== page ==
Factors associated with domperidone use as a galactogogue at an australian tertiary teaching hospital

Luke E. Grzeskowiak, Julia A. Dalton, Andrea L. Fielder

Research output: Contribution to journalArticle

Abstract

Background: Insufficient milk supply is 1 of the most commonly reported reasons for discontinuation of infant breastfeeding. Although domperidone is often used to improve milk supply, knowledge of factors associated with the use of domperidone in clinical practice is scarce. Objective: This study aimed to examine factors associated with the use of domperidone as a galactogogue at the Womens and Childrens Hospital (WCH), Adelaide. Methods: A retrospective cohort study was conducted, involving women who delivered live-born singletons (N = 21 914) at the WCH between January 2004 and December 2008. Women dispensed domperidone were identified using WCH pharmacy dispensing records. Maternal and infant clinical data were obtained from the WCH Perinatal Statistics Collection. Relationships between maternal/infant demographic and clinical variables and the use of domperidone were examined through univariate and multivariate logistic regression analyses. Results: Key factors associated with an increased likelihood of women receiving domperidone were increasing maternal age (adjusted odds ratio [aOR] = 1.04; 95% confidence interval [CI], 1.03-1.06), maternal obesity (aOR = 1.41; 95% CI, 1.16- 1.77), primiparity (aOR = 1.94; 95% CI, 1.63-2.30), delivery by cesarean section (aOR = 1.31; 95% CI, 1.10-1.55), preterm birth (aOR = 3.54; 95% CI, 2.79-4.50), and neonatal hospitalization (aOR = 2.51; 95% CI, 2.01-3.14). In addition, statistically significant trends were observed between increasing socioeconomic status and year of delivery and an increased likelihood of women receiving domperidone (all Ps <.004). Conclusion: These findings are of clinical importance as they not only reinforce previous findings regarding risk factors for women experiencing lactation difficulties but also highlight the need for improved research regarding the rational and efficacious use of domperidone to improve breastfeeding outcomes.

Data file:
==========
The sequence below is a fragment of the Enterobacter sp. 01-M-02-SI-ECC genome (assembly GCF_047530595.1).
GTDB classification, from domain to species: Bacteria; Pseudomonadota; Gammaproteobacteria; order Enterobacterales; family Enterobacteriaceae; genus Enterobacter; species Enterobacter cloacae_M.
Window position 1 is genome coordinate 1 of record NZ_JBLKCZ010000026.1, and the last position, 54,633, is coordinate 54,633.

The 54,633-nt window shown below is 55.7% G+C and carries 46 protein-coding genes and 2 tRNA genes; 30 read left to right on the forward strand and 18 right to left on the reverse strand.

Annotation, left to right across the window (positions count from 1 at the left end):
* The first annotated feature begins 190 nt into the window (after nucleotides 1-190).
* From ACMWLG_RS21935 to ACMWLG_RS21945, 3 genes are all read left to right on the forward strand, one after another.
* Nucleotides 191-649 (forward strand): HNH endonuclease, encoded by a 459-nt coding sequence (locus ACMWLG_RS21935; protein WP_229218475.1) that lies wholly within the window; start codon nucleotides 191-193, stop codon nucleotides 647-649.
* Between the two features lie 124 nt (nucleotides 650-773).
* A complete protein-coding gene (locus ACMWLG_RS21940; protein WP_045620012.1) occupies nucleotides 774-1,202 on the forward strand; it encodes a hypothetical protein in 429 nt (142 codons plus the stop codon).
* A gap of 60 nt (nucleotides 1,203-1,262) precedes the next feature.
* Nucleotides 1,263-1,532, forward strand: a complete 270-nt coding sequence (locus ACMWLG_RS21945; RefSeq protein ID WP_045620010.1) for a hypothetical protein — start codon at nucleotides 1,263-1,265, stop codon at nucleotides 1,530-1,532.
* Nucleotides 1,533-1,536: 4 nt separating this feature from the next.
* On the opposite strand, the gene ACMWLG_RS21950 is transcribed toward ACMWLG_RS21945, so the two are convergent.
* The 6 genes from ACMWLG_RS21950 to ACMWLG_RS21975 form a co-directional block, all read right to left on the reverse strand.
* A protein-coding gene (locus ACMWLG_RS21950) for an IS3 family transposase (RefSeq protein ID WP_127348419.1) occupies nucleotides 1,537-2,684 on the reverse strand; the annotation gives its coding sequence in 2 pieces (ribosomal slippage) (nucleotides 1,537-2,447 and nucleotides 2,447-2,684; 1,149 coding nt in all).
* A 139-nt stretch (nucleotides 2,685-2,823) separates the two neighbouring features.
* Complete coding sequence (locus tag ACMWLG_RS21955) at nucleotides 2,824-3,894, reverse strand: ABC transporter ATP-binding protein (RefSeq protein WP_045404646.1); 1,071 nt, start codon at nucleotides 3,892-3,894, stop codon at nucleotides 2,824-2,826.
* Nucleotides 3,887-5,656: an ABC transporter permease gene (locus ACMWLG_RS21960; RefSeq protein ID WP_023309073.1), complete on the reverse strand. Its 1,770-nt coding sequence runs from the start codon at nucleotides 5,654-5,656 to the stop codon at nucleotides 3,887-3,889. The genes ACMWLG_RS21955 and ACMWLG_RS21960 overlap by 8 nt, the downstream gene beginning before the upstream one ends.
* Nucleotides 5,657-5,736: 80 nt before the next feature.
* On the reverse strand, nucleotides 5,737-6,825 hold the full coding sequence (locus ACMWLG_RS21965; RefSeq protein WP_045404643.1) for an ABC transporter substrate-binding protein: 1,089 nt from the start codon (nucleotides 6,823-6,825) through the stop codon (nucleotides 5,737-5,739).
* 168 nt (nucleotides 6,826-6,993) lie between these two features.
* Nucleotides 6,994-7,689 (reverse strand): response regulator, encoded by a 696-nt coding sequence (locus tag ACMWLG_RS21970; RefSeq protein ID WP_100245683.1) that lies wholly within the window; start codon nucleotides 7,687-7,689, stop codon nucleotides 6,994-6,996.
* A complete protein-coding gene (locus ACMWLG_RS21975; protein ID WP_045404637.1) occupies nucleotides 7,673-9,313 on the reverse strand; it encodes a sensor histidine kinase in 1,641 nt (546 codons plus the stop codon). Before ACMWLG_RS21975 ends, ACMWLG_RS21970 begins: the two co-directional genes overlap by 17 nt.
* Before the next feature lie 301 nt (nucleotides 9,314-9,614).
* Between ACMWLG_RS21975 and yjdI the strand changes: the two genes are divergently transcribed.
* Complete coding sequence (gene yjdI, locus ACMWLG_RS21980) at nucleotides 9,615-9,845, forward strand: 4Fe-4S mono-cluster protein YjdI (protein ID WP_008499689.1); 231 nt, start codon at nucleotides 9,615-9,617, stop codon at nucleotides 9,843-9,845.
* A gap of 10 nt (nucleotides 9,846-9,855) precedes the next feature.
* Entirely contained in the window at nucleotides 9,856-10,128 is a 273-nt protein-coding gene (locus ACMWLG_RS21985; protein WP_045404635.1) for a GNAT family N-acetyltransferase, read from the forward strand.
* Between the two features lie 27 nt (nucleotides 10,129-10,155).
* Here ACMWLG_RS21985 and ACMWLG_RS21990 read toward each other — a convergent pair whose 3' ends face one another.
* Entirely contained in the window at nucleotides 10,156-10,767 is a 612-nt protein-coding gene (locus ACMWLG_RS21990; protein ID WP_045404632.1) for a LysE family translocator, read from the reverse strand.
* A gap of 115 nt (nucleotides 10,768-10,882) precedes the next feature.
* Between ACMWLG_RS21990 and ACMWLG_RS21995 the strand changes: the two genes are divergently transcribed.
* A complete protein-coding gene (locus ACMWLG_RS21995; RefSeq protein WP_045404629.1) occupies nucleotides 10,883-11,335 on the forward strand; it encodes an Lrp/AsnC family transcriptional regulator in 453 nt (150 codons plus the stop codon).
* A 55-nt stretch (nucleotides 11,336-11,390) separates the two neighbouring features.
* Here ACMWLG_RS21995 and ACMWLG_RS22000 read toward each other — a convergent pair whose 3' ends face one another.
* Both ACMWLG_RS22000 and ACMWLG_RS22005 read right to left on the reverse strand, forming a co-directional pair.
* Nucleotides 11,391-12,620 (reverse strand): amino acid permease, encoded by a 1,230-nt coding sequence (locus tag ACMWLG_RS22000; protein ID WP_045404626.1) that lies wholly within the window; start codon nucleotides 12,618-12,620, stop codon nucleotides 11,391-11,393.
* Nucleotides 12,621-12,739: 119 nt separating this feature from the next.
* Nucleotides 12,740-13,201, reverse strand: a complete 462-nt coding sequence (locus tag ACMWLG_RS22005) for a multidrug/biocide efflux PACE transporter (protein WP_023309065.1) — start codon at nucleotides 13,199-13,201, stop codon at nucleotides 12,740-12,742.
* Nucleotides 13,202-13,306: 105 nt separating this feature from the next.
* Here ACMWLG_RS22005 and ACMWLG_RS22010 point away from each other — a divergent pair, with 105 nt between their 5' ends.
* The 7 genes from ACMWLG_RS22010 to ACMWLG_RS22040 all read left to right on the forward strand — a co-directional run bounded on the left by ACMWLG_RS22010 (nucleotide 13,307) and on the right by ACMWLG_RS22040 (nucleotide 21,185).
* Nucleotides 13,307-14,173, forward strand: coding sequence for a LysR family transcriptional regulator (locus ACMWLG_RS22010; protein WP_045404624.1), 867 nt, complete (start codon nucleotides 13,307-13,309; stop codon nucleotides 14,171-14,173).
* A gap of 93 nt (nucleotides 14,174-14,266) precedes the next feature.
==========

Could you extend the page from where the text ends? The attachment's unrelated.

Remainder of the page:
Original languageEnglish (US)
Pages (from-to)249-253
Number of pages5
JournalJournal of Human Lactation
Volume31
Issue number2
DOIs
StatePublished - May 22 2015
Externally publishedYes

Fingerprint

Domperidone
Tertiary Care Centers
Teaching Hospitals
Odds Ratio
Confidence Intervals
Mothers
Breast Feeding
Milk
Premature Birth
Maternal Age
Parity
Lactation
Social Class
Cesarean Section
Hospitalization
Cohort Studies
Retrospective Studies
Obesity
Logistic Models
Regression Analysis

Keywords

  • breastfeeding
  • breastfeeding difficulties
  • domperidone
  • epidemiology
  • galactogogue
  • observational study

ASJC Scopus subject areas

  • Obstetrics and Gynecology

Cite this

Factors associated with domperidone use as a galactogogue at an australian tertiary teaching hospital. / Grzeskowiak, Luke E.; Dalton, Julia A.; Fielder, Andrea L.

In: Journal of Human Lactation, Vol. 31, No. 2, 22.05.2015, p. 249-253.

Research output: Contribution to journalArticle

Grzeskowiak, Luke E. ; Dalton, Julia A. ; Fielder, Andrea L. / Factors associated with domperidone use as a galactogogue at an australian tertiary teaching hospital. In: Journal of Human Lactation. 2015 ; Vol. 31, No. 2. pp. 249-253.
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abstract = "Background: Insufficient milk supply is 1 of the most commonly reported reasons for discontinuation of infant breastfeeding. Although domperidone is often used to improve milk supply, knowledge of factors associated with the use of domperidone in clinical practice is scarce. Objective: This study aimed to examine factors associated with the use of domperidone as a galactogogue at the Womens and Childrens Hospital (WCH), Adelaide. Methods: A retrospective cohort study was conducted, involving women who delivered live-born singletons (N = 21 914) at the WCH between January 2004 and December 2008. Women dispensed domperidone were identified using WCH pharmacy dispensing records. Maternal and infant clinical data were obtained from the WCH Perinatal Statistics Collection. Relationships between maternal/infant demographic and clinical variables and the use of domperidone were examined through univariate and multivariate logistic regression analyses. Results: Key factors associated with an increased likelihood of women receiving domperidone were increasing maternal age (adjusted odds ratio [aOR] = 1.04; 95{\%} confidence interval [CI], 1.03-1.06), maternal obesity (aOR = 1.41; 95{\%} CI, 1.16- 1.77), primiparity (aOR = 1.94; 95{\%} CI, 1.63-2.30), delivery by cesarean section (aOR = 1.31; 95{\%} CI, 1.10-1.55), preterm birth (aOR = 3.54; 95{\%} CI, 2.79-4.50), and neonatal hospitalization (aOR = 2.51; 95{\%} CI, 2.01-3.14). In addition, statistically significant trends were observed between increasing socioeconomic status and year of delivery and an increased likelihood of women receiving domperidone (all Ps <.004). Conclusion: These findings are of clinical importance as they not only reinforce previous findings regarding risk factors for women experiencing lactation difficulties but also highlight the need for improved research regarding the rational and efficacious use of domperidone to improve breastfeeding outcomes.",